In the case of the ventilation baffle, high moisture tends to raise the moisture content of the rafters -- and the rafters have contact with the ventilation channel. In that way, the rafters act as moisture buffers, redistributing excess moisture until the moisture is removed by ventilation drying.

            In the case of vent channels installed on the exterior side of the roof sheathing, the system lacks the beneficial moisture-buffering capacity of the rafters. You end up with a system whose success or failure depends on a comparison of two rates: the rate of wetting and the rate of drying. (The rate of drying is slowed by the OSB or plywood, neither of which is particularly vapor-permeable.) If the rate of drying equals or exceeds the rate of wetting, the system is safe. If the rate of wetting exceeds the rate of drying, failure is still possible.

  9. Dennis Miller | | #13

    I suspect that one reason why some questions get asked over and over year after year is because there are multiple answers based on whether you live in Florida, the southwest desert, a hot humid marine climate, the damp winter northwest, or the cold New England states. So even if there are clear solutions for those places, there are still questions for people who live in between. We can even understand the concepts but not know if our climate is humid enough to deserve the Florida treatment or cold enough to merit the New England approach. So we're unsure and continue to ask the same questions...

    1. User avater GBA Editor
      Martin Holladay | | #18

      Dennis,
      You're right that climate often plays a factor in determining specifications for cathedral ceilings or basement insulation. That said, some methods are robust in all climates. For example, installing an adequately thick layer of rigid foam on the exterior side of roof sheathing works in all climates (although the minimum thickness of the rigid foam is climate-dependent), and installing rigid foam on the interior side of a basement wall works in all climates.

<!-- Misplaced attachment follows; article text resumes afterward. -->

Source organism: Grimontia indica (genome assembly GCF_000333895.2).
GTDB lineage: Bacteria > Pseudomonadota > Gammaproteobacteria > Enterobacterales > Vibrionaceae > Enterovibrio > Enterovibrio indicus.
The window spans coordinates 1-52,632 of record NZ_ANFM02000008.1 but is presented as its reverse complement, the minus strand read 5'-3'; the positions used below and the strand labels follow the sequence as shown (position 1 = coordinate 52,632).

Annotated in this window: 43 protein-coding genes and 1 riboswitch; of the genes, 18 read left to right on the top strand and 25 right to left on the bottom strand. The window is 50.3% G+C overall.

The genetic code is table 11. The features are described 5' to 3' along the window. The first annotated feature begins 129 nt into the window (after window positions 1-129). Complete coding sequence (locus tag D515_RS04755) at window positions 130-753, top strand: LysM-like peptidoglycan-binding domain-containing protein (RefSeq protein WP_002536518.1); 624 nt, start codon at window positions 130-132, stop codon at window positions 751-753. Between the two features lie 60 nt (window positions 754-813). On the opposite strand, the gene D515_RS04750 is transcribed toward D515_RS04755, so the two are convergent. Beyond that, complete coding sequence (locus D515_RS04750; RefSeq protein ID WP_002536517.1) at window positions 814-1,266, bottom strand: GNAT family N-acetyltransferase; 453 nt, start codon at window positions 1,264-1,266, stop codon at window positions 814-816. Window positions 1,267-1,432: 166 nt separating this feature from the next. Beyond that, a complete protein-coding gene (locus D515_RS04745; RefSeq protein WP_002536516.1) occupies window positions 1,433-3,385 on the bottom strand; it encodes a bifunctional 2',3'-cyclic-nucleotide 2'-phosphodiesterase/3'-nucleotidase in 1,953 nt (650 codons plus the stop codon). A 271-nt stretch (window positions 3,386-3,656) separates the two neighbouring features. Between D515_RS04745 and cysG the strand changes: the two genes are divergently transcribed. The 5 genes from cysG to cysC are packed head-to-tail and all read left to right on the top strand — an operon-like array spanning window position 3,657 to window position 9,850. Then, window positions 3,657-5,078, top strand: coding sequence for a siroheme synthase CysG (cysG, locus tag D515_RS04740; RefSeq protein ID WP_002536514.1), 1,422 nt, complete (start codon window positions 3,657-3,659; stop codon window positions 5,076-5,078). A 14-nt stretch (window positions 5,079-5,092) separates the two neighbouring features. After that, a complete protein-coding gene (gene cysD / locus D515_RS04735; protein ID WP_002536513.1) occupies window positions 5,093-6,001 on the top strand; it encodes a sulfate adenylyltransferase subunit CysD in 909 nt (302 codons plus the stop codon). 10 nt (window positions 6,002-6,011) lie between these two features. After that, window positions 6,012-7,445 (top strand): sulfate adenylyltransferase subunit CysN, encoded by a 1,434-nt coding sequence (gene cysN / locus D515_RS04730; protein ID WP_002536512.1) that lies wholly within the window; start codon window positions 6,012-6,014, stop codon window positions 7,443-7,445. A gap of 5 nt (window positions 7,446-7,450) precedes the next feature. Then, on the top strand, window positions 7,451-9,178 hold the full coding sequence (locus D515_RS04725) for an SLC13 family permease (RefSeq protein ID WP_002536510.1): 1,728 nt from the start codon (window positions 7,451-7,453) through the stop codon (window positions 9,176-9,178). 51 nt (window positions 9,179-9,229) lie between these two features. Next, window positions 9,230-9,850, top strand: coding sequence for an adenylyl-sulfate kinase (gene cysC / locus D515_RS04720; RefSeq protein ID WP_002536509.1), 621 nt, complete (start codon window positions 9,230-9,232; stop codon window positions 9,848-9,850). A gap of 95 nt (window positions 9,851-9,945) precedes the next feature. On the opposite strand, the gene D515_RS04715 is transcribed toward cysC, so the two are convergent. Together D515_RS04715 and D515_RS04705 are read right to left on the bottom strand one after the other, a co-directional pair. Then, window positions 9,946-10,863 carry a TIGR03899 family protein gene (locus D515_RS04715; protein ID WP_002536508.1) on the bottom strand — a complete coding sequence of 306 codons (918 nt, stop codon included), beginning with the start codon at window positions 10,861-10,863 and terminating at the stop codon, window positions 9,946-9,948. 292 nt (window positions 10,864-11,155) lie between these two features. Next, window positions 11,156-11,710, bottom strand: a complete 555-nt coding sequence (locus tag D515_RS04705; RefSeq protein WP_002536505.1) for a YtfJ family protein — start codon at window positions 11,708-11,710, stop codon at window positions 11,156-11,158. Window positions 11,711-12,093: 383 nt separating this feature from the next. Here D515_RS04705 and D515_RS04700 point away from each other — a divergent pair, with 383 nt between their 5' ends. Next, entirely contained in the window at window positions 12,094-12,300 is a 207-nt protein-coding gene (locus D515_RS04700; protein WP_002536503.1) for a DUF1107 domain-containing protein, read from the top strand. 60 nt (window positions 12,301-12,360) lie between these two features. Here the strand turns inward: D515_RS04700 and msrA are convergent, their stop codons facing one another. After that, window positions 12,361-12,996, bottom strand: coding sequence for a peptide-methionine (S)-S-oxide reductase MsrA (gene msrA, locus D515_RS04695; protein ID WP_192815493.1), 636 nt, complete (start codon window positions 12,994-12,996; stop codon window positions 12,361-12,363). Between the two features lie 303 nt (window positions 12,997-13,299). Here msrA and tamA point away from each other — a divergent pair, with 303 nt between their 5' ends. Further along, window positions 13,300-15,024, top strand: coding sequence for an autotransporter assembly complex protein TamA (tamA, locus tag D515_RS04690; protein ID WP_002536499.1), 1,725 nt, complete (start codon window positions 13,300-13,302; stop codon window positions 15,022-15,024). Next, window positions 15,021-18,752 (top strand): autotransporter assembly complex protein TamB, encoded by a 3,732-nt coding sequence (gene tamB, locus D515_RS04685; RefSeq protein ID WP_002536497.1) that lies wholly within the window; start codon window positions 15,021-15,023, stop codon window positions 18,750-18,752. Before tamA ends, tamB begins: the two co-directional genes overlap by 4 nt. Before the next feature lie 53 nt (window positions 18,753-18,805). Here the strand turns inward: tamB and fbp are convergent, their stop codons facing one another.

You can't make the same statement about fiberglass batts. So if we're worried about how climate affects our advice, we can advise builders to use robust rather than risky insulation approaches. If we follow this path, our advice becomes more universal.

      1. Dennis Miller | | #20

        Appreciate your comments Martin. Yes, some approaches to problems can be universal. I'm just saying that some of the reason for the same questions being asked is maybe because if someone like me wants to fully understand how things work, we need to learn how those universal solutions actually work in all climates and what factors need to be considered in different climates if you do not want one of the universal solutions, like fiberglass, as you said.

  10. user-7022518 | | #19

    This is why we side-stepped using a general contractor. However, our experience with subs has been very good. For example, our roofer understood why we wanted polyiso on our exterior roof sheathing and our concrete contractor loved our waterproofing and insulation system for the basement. We had to do the leg work to find the right products. Demystifying building homes and empowering owner-builders is part of this website does well. Lisa

    1. User avater GBA Editor
      Martin Holladay | | #24

      Lisa,